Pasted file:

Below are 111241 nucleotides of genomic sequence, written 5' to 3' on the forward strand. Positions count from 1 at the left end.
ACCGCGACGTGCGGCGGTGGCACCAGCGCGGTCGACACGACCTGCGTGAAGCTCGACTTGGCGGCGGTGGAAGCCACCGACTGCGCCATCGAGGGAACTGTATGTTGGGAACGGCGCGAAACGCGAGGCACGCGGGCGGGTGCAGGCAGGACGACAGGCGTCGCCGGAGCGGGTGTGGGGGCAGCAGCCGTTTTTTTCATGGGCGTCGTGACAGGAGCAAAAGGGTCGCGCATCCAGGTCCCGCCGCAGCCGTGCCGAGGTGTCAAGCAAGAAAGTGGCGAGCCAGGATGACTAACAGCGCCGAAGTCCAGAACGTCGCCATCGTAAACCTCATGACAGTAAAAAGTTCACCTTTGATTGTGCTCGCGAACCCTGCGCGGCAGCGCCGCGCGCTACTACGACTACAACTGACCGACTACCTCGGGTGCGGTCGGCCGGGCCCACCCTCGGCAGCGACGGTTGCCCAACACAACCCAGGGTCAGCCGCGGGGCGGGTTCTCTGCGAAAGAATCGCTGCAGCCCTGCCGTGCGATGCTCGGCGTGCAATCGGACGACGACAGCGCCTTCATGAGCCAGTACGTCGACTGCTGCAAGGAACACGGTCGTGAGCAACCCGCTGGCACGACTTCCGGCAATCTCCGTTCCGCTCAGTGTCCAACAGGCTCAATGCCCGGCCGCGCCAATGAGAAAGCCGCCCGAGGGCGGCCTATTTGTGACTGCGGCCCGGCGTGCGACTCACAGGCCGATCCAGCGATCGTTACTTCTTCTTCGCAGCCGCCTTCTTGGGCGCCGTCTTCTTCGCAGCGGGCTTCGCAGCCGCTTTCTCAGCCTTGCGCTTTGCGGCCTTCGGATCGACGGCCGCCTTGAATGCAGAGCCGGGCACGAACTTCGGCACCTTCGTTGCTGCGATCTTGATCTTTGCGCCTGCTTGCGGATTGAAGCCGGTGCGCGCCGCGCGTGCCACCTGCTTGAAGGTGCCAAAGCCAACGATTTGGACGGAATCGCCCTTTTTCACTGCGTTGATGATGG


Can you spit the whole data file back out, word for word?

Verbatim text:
Below are 111241 nucleotides of genomic sequence, written 5' to 3' on the forward strand. Positions count from 1 at the left end.
ACCGCGACGTGCGGCGGTGGCACCAGCGCGGTCGACACGACCTGCGTGAAGCTCGACTTGGCGGCGGTGGAAGCCACCGACTGCGCCATCGAGGGAACTGTATGTTGGGAACGGCGCGAAACGCGAGGCACGCGGGCGGGTGCAGGCAGGACGACAGGCGTCGCCGGAGCGGGTGTGGGGGCAGCAGCCGTTTTTTTCATGGGCGTCGTGACAGGAGCAAAAGGGTCGCGCATCCAGGTCCCGCCGCAGCCGTGCCGAGGTGTCAAGCAAGAAAGTGGCGAGCCAGGATGACTAACAGCGCCGAAGTCCAGAACGTCGCCATCGTAAACCTCATGACAGTAAAAAGTTCACCTTTGATTGTGCTCGCGAACCCTGCGCGGCAGCGCCGCGCGCTACTACGACTACAACTGACCGACTACCTCGGGTGCGGTCGGCCGGGCCCACCCTCGGCAGCGACGGTTGCCCAACACAACCCAGGGTCAGCCGCGGGGCGGGTTCTCTGCGAAAGAATCGCTGCAGCCCTGCCGTGCGATGCTCGGCGTGCAATCGGACGACGACAGCGCCTTCATGAGCCAGTACGTCGACTGCTGCAAGGAACACGGTCGTGAGCAACCCGCTGGCACGACTTCCGGCAATCTCCGTTCCGCTCAGTGTCCAACAGGCTCAATGCCCGGCCGCGCCAATGAGAAAGCCGCCCGAGGGCGGCCTATTTGTGACTGCGGCCCGGCGTGCGACTCACAGGCCGATCCAGCGATCGTTACTTCTTCTTCGCAGCCGCCTTCTTGGGCGCCGTCTTCTTCGCAGCGGGCTTCGCAGCCGCTTTCTCAGCCTTGCGCTTTGCGGCCTTCGGATCGACGGCCGCCTTGAATGCAGAGCCGGGCACGAACTTCGGCACCTTCGTTGCTGCGATCTTGATCTTTGCGCCTGCTTGCGGATTGAAGCCGGTGCGCGCCGCGCGTGCCACCTGCTTGAAGGTGCCAAAGCCAACGATTTGGACGGAATCGCCCTTTTTCACTGCGTTGATGATGG